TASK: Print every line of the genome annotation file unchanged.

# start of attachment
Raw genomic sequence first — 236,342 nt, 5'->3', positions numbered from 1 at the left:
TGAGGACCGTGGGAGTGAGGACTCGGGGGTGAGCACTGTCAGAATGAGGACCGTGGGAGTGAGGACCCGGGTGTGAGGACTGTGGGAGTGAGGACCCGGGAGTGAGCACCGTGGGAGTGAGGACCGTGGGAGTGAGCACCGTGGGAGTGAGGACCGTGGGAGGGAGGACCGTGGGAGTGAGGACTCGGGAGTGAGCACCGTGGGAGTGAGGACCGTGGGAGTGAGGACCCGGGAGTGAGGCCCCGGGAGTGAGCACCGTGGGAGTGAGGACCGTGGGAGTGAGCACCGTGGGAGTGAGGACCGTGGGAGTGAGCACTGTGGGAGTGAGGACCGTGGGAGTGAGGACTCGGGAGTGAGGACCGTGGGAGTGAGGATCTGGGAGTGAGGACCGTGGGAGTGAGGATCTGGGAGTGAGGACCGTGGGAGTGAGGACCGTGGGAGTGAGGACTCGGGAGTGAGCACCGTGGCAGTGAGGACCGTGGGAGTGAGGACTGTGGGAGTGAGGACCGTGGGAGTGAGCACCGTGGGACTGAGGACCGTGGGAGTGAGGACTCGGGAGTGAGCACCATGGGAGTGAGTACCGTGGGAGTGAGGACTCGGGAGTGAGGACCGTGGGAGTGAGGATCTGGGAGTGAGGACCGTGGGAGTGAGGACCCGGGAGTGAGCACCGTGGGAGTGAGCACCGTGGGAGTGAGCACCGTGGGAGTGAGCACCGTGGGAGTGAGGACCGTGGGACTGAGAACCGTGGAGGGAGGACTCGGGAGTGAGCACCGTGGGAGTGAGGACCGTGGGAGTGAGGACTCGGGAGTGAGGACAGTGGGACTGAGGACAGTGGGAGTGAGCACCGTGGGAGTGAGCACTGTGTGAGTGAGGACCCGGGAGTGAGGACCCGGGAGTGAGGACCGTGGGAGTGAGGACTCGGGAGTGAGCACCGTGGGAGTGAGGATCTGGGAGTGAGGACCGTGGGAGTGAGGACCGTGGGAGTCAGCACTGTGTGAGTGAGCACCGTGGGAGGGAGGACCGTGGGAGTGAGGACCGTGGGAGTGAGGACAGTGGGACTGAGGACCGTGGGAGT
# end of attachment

Raw genomic sequence first — 236,342 nt, 5'->3', positions numbered from 1 at the left:
TGAGGACCGTGGGAGTGAGGACTCGGGGGTGAGCACTGTCAGAATGAGGACCGTGGGAGTGAGGACCCGGGTGTGAGGACTGTGGGAGTGAGGACCCGGGAGTGAGCACCGTGGGAGTGAGGACCGTGGGAGTGAGCACCGTGGGAGTGAGGACCGTGGGAGGGAGGACCGTGGGAGTGAGGACTCGGGAGTGAGCACCGTGGGAGTGAGGACCGTGGGAGTGAGGACCCGGGAGTGAGGCCCCGGGAGTGAGCACCGTGGGAGTGAGGACCGTGGGAGTGAGCACCGTGGGAGTGAGGACCGTGGGAGTGAGCACTGTGGGAGTGAGGACCGTGGGAGTGAGGACTCGGGAGTGAGGACCGTGGGAGTGAGGATCTGGGAGTGAGGACCGTGGGAGTGAGGATCTGGGAGTGAGGACCGTGGGAGTGAGGACCGTGGGAGTGAGGACTCGGGAGTGAGCACCGTGGCAGTGAGGACCGTGGGAGTGAGGACTGTGGGAGTGAGGACCGTGGGAGTGAGCACCGTGGGACTGAGGACCGTGGGAGTGAGGACTCGGGAGTGAGCACCATGGGAGTGAGTACCGTGGGAGTGAGGACTCGGGAGTGAGGACCGTGGGAGTGAGGATCTGGGAGTGAGGACCGTGGGAGTGAGGACCCGGGAGTGAGCACCGTGGGAGTGAGCACCGTGGGAGTGAGCACCGTGGGAGTGAGCACCGTGGGAGTGAGGACCGTGGGACTGAGAACCGTGGAGGGAGGACTCGGGAGTGAGCACCGTGGGAGTGAGGACCGTGGGAGTGAGGACTCGGGAGTGAGGACAGTGGGACTGAGGACAGTGGGAGTGAGCACCGTGGGAGTGAGCACTGTGTGAGTGAGGACCCGGGAGTGAGGACCCGGGAGTGAGGACCGTGGGAGTGAGGACTCGGGAGTGAGCACCGTGGGAGTGAGGATCTGGGAGTGAGGACCGTGGGAGTGAGGACCGTGGGAGTCAGCACTGTGTGAGTGAGCACCGTGGGAGGGAGGACCGTGGGAGTGAGGACCGTGGGAGTGAGGACAGTGGGACTGAGGACCGTGGGAGT